Monday, June 14, 2010
Getting Extra Input
Here's a suggestion for the summer. If no trumpet guru is available or within driving distance, don't put improvement on hold until the fall. Look for some help outside the box. The best advice can come from those who do not play the trumpet. Hard to believe, but true. Singers, woodwind players, string people, guitarists included, and percussion folks share the stage, so you might want to know what they listen for. A yea vote from each of them would be a nice goal. It would also go a long way to improve relations between instrument groups that often tend to feud with each other.
Arnold Jacobs' studio always had a steady stream of non-tuba players visiting in order to receive his expert counsel. Great music-making transcends any one instrument. How tragic to graduate from a school many of whose faculty are never consulted simply because theirs is a different department. It might cost you something to arrange a hearing, but it could be worth it. Money is no object. Take the initiative.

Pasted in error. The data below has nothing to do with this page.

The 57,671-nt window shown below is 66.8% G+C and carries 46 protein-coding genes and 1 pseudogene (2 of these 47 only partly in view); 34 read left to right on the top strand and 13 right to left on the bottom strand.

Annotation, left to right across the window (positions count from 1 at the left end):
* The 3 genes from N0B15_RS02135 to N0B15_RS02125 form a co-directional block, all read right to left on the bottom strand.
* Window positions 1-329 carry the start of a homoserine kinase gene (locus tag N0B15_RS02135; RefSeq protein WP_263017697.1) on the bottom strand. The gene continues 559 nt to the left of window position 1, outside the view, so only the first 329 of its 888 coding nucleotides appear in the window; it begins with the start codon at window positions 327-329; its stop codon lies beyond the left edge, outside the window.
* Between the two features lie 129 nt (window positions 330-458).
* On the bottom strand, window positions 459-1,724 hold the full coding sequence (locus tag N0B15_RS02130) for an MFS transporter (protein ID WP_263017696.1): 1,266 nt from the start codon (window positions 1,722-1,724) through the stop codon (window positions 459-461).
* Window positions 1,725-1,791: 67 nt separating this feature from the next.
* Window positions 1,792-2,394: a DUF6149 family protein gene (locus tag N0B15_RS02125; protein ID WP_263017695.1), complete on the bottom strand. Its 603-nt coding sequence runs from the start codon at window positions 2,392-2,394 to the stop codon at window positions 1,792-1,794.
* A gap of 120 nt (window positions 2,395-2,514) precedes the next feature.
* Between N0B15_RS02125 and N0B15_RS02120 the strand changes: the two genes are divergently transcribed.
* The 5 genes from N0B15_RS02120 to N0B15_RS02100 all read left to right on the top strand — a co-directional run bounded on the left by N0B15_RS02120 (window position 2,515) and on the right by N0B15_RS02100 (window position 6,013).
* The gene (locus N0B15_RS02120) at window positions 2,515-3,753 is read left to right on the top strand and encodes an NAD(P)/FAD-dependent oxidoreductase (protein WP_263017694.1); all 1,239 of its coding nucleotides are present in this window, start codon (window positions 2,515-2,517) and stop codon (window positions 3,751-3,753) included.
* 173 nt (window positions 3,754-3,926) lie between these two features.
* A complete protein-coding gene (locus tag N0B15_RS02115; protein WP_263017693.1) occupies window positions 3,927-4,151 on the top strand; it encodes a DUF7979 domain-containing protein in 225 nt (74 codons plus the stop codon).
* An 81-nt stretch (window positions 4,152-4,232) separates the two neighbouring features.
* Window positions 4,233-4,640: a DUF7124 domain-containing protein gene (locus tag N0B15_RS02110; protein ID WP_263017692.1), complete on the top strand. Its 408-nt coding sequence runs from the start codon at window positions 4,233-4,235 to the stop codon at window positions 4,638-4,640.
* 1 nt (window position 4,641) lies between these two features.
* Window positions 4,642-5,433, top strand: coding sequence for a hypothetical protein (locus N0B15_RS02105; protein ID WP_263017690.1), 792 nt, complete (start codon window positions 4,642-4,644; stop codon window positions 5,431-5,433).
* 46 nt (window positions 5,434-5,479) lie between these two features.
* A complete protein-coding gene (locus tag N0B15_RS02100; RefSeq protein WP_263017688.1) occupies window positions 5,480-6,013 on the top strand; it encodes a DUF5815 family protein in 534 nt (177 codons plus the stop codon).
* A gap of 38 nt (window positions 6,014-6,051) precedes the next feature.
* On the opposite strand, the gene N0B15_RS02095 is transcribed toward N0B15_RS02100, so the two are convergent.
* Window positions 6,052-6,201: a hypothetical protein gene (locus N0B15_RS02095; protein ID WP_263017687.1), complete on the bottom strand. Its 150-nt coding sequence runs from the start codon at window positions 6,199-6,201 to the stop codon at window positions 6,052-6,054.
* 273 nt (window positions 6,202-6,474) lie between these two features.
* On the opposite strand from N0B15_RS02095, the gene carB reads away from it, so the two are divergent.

You may opt for a cheaper route. Invite your non-trumpet friends to sit and listen to your audition, solo, etudes, whatever. You want to play for critical ears that won't accept your being sharp on C and G. They don't buy it. Nor are they sympathetic to your chronic fatigue. They expect you to play what's on the page, no excuses. Be hungry for their honest critique, not flattery.
It's American Trumpet Idol! The jury has their checklist: stage presence, intonation, expression and sense of drama, dynamics, phrasing, confidence, etc. In short, should they invite you to return for another round? Does your performance get high marks? Does it communicate? Will the jury stand and applaud, or do you only receive a few courtesy claps. Your mission is to be a crowd pleaser.